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Developing and Implementing Participatory R&D Sites

Project start date: 15 April 2012
Project end date: 21 December 2012
Publication date: 31 January 2013
Livestock species: Sheep, Lamb, Grassfed cattle, Grainfed cattle
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Summary

The objective of this project was to take the generalised concept of participatory research and develop the practical details needed to implement the process within the Feedbase Investment Plan. The approach to achieving the objective of developing an implementation plan for participatory R&D included (i) interviewing the leaders of previous and existing projects that had a component of R&D engagement with producers; (ii) interviewing producers and advisors who had involvement with these R&D projects; (iii) reviewing relevant documents and published literature; (iv) interviewing leaders of contracted feedbase projects; (v) conducting an industry workshop to discuss attributes and operations of participatory activity; and (vi) testing of the implementation plan with producer groups involved with the feedbase project “B.PSP.0001 – Increase feedbase production and quality of sub-tropical grass based pastures”.
The goal for participatory R&D is to add value to the research through producer input throughout the research and development phase. The participatory R&D goal is achieved through engagement, facilitated by advisors, between researchers and leading producers (or existing producer groups) providing benefit for the research activity and for farm businesses. Participatory activity will likely vary among projects and over time within a project and may include producer industry committees or participatory sites. These sites will extend the research knowledge by addressing questions of if and how the technology (research) works and fits within variable farming systems. They are aimed to allow participating producers to (potentially) scale the research to an area that meets their risk profile, implement the new research to suit their particular circumstances and provide feedback to the researcher (and MLA) in a two-way dialogue to improve the outcomes of the R&D process. Participatory R&D is not extension activity in that it will harness and coordinate the activities of researchers and leading producers investigating issues of common interest. In this manner, the participatory sites have an element of risk because activities will be generating new information rather than confirming what is already known. Leading producers interviewed for this project are attracted to this level of engagement and exploration.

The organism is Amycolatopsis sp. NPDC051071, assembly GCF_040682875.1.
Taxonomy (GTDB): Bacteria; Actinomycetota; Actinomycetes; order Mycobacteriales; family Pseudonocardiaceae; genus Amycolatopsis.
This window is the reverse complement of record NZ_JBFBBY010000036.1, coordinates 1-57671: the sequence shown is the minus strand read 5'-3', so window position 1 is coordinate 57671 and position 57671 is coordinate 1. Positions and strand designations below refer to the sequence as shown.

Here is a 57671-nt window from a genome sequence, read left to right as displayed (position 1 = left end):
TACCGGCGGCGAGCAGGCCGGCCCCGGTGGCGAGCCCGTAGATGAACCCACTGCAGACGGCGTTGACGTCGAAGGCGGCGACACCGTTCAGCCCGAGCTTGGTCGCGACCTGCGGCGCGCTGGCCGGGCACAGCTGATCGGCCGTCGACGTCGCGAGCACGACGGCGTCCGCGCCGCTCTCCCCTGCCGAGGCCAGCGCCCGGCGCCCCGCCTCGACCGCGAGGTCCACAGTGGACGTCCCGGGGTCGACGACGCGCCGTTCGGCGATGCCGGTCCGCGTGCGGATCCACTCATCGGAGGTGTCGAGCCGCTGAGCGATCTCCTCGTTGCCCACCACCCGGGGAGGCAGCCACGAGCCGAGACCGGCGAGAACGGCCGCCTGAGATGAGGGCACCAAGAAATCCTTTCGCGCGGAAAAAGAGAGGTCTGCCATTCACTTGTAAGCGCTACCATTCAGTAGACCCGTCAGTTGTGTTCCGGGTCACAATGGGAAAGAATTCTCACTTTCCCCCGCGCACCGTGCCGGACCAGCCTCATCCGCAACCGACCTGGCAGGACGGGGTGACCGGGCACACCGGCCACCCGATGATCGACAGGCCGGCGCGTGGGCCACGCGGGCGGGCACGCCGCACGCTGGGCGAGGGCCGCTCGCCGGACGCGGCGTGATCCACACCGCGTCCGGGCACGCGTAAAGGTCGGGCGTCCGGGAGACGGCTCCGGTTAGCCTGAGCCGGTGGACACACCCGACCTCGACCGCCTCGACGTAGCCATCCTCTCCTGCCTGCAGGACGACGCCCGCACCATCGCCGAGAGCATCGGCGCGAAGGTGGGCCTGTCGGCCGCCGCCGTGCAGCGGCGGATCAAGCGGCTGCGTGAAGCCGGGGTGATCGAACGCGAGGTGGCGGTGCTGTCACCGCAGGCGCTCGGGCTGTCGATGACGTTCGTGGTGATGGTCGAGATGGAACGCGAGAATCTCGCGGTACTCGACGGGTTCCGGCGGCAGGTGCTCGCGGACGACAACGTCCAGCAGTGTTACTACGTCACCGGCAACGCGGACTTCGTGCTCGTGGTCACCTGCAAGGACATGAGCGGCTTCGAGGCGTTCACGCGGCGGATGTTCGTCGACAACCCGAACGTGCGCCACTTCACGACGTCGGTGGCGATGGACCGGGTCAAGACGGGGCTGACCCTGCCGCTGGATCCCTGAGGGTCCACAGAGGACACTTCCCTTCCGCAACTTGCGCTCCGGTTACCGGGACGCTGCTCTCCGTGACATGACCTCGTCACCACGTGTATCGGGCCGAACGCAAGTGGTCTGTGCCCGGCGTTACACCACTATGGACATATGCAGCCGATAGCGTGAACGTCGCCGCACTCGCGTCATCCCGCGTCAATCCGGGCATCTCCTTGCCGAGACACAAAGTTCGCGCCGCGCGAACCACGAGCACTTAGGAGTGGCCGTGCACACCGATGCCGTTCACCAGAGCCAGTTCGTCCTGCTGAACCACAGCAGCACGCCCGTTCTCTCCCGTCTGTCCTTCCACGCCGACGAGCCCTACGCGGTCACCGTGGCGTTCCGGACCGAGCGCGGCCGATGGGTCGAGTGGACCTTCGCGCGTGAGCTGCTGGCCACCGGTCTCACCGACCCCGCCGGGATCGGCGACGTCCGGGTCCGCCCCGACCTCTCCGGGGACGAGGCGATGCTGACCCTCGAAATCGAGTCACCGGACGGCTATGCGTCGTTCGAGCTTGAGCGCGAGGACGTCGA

Implementation of participatory R&D is proposed to occur in 4 steps. Firstly, identifying leading producers, producer groups and advisors to take part in the activity. Establishment of a register of approved advisors, in response to a public call for expressions of interest, will make this an easier process. Secondly, defining the scope and details of participatory activity at an initial meeting attended by researcher and producers and facilitated by an advisor. Thirdly, preparation of a detailed project plan by advisors as part of the proposal process to MLA. Lastly, monitoring and evaluating success through reporting the benefits and costs of the project and the process for researchers and producers.
Eventually the advisors and producer groups involved with participatory activity will form a network around the country. It is proposed that the network be managed by MLA and this will likely require appointment of one or several coordinators (fractional appointments with geographic coverage and increasing as need demands) to service the network and participatory sites. This network can be the conduit to bring different producer groups together, provide opportunity for producers to visit other participatory sites, deliver webinars or other events and accelerate the rate of industry adoption of emerging technologies.
Meetings with producers groups in Albany and Esperance in WA and at Parkes and Manilla in NSW were used to test the effectiveness of the implementation plan. No major changes are recommended to that proposed in this report. There was enthusiastic support from producers for the purpose of participatory R&D and they welcomed the opportunity of involvement with research activity. There was a sense with the NSW groups that participatory R&D will play an important role in helping to maintain their local groups. For some groups, the importance of Landcare has diminished as producer interests have broadened beyond the Landcare remit and participatory activity will serve as a new purpose. This is a good opportunity for MLA to capture group interest and leverage benefit through the networking of groups and advisors.

More information

Project manager: Karla Franklin
Primary researcher: Mike Stephens & Associates Pty Ltd